21 Chicago Aldermen Introduce $15 Minimum Wage Bill

Proponents of a government-imposed wage hike in Chicago are gaining steam. On May 28, 21 of the city’s 50 aldermen signed on as co-sponsors of a bill to raise the city’s minimum wage to $15 per hour.

Details of the bill include:

Firms with at least $50 million in annual revenues would have to begin paying $12.50 an hour right away and $15 an hour within a year. Smaller companies would get a bit of a break, with the increase to $15 phased in over years. 

The minimum wage would be tied to the inflation rate, rising automatically after the $15 figure is implemented.

For over a year, a coalition of labor unions and community groups known as Raise Chicago has been advocating for a minimum wage increase.

Gloria Warner, a member of Raise Chicago, said “Raising the minimum wage to $15 an hour in Chicago is one of the most important things we can do for working families, communities and the economy… If the mayor and city council is serious about reducing violence and helping the kids do better in school, then they need to create a minimum wage of $15 an hour for Chicago workers.”

It is no surprise that labor unions are behind the push for a minimum wage hike, but it is not because it will lift low-wage workers out of poverty or create economic growth.

As previously mentioned, numerous labor unions directly benefit from increases to the minimum wage. Many unions negotiate collective bargaining agreements that tie union member pay to increases in the minimum and living wage laws (Center for Union Facts research uncovers a number of these contracts.) Also, some union contracts require employers to reopen contract negotiations with unions when there is a change in state or federal wage minimum wage laws.

In addition, economic growth or job creation is an unlikely outcome of a $15 minimum. For one, a RealClearMarkets.com poll found that about 80 percent of economists surveyed recognize that a minimum wage increases unemployment of low-skilled and young workers. Two, as Michael Saltsman, research director at the Employment Policy Institute, comments, “economists from the Federal Reserve Board and the University of California-Irvine took the time to read all of the most credible research on the minimum wage from the past 20 years, and found an overwhelming 85 percent of it pointed to a decline in employment.”

But that is not all. According to the Washington Policy Center (WPC), Seattle’s proposed $15 minimum wage bill, which hasn’t even passed, is already having negative impact on the local economy. Erin Shannon, WPC Director, has the story:

After decades in Seattle, Northwest Caster and Equipment recently made the difficult decision to move the business to unincorporated Lynnwood, according to a report by KOMO news. The owner of the family business blames Seattle’s increasingly difficult business climate for the move:  “It just seems like increasingly the city’s become a more difficult place to do business.”

The city’s proposed $15 minimum wage was tops on the list of complaints.  “If I’m going to bring someone in on an entry level, I’d prefer to start them out where I’d like to start them out, rather than having that dictated to me.”

A commercial property landlord echoes those concerns about the $15 minimum wage, noting several tenants have signaled they may not renew their leases if it becomes law: “It’s just too expensive to operate in the city.”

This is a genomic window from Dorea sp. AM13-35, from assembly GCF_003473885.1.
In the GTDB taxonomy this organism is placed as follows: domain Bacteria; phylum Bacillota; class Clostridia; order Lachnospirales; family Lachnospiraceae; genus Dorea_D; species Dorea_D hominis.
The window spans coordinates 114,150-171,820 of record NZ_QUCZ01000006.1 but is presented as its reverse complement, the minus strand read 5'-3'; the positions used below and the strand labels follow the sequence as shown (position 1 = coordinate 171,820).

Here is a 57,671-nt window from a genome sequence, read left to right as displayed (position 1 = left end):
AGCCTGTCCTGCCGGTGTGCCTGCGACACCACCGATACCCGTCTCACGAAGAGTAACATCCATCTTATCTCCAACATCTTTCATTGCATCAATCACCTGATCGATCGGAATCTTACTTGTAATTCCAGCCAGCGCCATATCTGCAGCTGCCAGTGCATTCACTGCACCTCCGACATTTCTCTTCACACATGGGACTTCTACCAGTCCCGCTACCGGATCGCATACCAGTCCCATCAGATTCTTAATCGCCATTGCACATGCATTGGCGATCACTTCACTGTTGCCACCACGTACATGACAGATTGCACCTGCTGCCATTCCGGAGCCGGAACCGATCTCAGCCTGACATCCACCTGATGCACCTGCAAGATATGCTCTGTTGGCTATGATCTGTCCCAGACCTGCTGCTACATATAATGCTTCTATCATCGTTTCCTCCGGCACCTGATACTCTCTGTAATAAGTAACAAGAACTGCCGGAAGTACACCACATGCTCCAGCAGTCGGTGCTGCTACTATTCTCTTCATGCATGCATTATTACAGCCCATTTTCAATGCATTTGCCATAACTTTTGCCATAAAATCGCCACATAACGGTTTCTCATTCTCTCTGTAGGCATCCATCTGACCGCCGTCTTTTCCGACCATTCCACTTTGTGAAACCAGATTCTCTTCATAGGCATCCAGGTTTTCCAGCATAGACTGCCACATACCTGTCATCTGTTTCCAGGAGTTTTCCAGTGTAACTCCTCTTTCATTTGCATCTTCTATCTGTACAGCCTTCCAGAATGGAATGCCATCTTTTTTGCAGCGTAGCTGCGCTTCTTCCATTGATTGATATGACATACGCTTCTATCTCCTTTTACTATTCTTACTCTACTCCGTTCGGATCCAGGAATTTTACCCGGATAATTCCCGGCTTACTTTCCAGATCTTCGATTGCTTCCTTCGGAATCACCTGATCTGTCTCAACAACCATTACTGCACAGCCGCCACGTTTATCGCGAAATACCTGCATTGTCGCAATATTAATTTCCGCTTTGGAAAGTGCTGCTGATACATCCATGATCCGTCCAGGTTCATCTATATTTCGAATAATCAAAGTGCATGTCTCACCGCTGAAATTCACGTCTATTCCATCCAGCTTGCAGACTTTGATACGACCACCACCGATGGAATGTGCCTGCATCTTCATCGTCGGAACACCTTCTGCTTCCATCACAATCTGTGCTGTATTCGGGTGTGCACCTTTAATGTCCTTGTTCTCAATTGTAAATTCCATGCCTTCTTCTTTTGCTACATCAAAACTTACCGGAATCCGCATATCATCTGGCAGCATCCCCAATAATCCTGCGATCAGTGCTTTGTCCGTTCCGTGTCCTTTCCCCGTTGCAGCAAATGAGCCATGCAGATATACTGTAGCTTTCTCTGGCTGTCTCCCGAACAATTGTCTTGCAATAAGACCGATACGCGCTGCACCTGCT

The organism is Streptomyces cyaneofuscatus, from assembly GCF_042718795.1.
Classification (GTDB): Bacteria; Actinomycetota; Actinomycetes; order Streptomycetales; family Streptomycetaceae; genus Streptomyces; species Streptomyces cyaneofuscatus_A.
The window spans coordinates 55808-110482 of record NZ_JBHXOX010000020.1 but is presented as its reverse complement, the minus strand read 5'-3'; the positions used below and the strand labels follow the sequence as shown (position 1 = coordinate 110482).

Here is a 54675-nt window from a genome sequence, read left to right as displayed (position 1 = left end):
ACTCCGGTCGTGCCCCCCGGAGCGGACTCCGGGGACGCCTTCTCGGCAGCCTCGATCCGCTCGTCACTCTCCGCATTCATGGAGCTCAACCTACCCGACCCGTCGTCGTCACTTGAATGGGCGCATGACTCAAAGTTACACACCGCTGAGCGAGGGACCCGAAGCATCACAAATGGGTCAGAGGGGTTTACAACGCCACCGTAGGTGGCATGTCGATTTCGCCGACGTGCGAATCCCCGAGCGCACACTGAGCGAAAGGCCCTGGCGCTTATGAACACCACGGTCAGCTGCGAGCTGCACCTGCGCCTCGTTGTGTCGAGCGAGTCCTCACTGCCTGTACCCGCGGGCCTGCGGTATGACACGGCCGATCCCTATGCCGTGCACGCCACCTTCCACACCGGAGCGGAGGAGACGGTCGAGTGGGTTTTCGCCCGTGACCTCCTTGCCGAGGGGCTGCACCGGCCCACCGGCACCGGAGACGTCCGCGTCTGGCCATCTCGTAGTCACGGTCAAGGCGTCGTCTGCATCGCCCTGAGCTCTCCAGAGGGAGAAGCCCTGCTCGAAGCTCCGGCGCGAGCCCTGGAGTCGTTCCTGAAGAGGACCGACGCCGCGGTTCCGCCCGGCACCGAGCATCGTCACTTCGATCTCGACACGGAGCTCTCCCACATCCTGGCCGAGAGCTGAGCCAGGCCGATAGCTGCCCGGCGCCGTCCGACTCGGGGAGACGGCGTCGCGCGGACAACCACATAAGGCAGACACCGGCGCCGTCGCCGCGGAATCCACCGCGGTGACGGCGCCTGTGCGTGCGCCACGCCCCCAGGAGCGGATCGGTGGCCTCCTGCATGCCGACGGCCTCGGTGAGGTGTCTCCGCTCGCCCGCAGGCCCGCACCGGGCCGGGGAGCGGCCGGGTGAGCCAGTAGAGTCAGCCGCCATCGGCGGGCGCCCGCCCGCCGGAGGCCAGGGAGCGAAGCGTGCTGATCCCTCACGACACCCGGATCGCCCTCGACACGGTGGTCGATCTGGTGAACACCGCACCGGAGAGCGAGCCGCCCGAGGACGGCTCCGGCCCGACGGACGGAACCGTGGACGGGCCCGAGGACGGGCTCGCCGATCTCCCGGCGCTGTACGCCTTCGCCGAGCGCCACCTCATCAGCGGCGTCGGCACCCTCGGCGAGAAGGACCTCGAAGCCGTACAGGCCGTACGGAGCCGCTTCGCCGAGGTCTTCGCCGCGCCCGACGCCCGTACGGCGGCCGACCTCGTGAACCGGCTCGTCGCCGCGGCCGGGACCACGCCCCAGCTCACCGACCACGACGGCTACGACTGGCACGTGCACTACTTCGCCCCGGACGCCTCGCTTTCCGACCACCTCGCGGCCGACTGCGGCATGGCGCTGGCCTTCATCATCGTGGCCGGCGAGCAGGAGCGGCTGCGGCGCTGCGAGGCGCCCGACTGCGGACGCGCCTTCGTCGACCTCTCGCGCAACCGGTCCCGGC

And in a story today, KUOW reports that small businesses throughout the city are panicking over the super high minimum wage.  Multiple small business owners told KUOW they are holding off on opening new business or expanding their current business in Seattle, while others said they are delaying plans to hire new workers.

One of those business owners is a well-known and active supporter of “progressive” labor policies, including a higher minimum wage.  Jody Hall, owner of Cupcake Royale, initially supported a $15 minimum wage.  But now Hall admits the proposed policy is, “keeping me up at night like nothing ever has.”

While Hall has serious concerns with Mayor Ed Murray’s plan to phase in a $15 minimum wage over seven years with a temporary tip credit, her biggest fear is if voters approve the radical charter amendment sponsored by the group 15Now.  The charter amendment would force all large employers to begin paying $15 in 2015, and would give small business owners just three years to acclimate to the high wage.  And the 15Now proposal would not allow for any tip credit.

If the charter amendment passes, Hall says she would be forced to close half of her seven locations and lay off 50 of her 100 workers.

But beyond the differences between Mayor Murray’s proposal or the more aggressive 15Now proposal, Hall says she now has “serious second thoughts” about a $15 minimum wage in general, especially since Seattle would be “going it alone” with a wage that is significantly higher than any other minimum wage in the nation.

Hall’s second thoughts about a $15 minimum wage have led to second thoughts about expanding her business.  She was set to open a new business in Seattle this year, but has tabled the plan until after voters have their say on the charter amendment in the November election.  Hall says if she considers any new locations before then, they will be outside the city limits.

Earlier this year a study commissioned by Mayor Murray and the Seattle City Council determined a $15 minimum wage would help low wage workers and reduce poverty, but omitted any estimations on the impact on employment.  A subsequent study by a Seattle economist predicted significant job loss.

Chicago’s unemployment rate is already at 10.9 percent. Hopefully, Raise Chicago and Chicago aldermen take note of the negative impact of a potential $15 minimum wage in Seattle and change course.